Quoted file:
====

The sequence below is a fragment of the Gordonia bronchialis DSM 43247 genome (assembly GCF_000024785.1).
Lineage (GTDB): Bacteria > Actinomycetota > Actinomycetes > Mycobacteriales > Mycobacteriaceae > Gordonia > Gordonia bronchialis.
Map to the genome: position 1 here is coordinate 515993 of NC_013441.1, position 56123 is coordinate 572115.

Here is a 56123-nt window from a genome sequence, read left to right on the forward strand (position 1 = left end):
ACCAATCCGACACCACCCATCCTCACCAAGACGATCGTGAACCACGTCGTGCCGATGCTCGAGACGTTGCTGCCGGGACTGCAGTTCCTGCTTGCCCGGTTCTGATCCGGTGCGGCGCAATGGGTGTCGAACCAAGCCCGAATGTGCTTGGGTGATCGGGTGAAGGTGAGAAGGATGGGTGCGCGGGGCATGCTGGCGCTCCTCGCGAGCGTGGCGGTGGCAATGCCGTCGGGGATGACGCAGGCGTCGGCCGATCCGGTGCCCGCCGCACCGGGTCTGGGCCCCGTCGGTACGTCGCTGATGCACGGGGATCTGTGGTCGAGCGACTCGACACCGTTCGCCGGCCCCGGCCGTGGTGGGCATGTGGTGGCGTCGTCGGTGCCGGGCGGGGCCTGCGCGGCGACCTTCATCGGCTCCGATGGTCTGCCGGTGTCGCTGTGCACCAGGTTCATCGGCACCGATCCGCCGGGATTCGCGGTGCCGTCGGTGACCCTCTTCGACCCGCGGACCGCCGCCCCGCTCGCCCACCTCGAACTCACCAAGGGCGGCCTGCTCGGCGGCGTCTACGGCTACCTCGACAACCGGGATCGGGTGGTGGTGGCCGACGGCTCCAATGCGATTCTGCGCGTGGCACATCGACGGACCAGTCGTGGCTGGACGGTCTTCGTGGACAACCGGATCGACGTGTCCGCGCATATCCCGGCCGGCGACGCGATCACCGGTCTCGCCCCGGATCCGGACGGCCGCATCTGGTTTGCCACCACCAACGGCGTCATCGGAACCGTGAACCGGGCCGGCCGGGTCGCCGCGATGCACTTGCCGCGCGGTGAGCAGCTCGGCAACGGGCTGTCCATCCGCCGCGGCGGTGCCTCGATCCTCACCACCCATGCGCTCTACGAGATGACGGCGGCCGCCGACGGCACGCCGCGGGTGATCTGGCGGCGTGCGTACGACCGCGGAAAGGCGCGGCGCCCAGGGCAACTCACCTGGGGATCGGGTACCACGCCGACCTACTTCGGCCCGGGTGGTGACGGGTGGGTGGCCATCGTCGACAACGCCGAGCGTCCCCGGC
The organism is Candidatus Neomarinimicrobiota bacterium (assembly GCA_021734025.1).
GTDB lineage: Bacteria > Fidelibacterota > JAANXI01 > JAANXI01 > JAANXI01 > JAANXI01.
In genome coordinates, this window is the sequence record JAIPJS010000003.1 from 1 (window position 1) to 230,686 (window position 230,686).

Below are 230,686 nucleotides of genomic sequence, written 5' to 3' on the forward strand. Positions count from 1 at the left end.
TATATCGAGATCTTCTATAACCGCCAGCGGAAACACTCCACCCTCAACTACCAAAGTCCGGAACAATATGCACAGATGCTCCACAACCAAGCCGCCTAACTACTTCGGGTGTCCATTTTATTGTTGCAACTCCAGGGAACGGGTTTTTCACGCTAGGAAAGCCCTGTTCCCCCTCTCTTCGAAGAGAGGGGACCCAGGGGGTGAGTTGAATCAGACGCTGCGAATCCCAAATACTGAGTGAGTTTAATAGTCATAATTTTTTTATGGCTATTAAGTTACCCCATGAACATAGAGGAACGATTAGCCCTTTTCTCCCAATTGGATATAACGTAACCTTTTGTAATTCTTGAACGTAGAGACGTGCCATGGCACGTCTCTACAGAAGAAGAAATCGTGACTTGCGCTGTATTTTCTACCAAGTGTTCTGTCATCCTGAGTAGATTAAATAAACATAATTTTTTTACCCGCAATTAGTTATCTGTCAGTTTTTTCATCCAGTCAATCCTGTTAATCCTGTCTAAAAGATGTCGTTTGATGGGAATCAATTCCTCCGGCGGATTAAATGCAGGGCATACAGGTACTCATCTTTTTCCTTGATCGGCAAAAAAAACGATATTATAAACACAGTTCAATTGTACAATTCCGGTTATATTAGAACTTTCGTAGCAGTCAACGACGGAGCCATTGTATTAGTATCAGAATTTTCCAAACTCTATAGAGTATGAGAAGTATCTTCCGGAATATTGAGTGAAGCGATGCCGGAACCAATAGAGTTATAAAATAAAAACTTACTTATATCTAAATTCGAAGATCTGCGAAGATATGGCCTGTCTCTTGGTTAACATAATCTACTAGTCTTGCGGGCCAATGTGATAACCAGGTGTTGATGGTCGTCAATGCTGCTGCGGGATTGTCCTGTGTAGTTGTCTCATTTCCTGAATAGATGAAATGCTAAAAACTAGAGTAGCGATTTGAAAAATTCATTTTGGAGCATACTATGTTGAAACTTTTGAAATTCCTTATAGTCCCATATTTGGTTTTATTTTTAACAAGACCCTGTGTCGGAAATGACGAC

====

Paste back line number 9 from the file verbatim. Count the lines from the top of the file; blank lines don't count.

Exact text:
Below are 230,686 nucleotides of genomic sequence, written 5' to 3' on the forward strand. Positions count from 1 at the left end.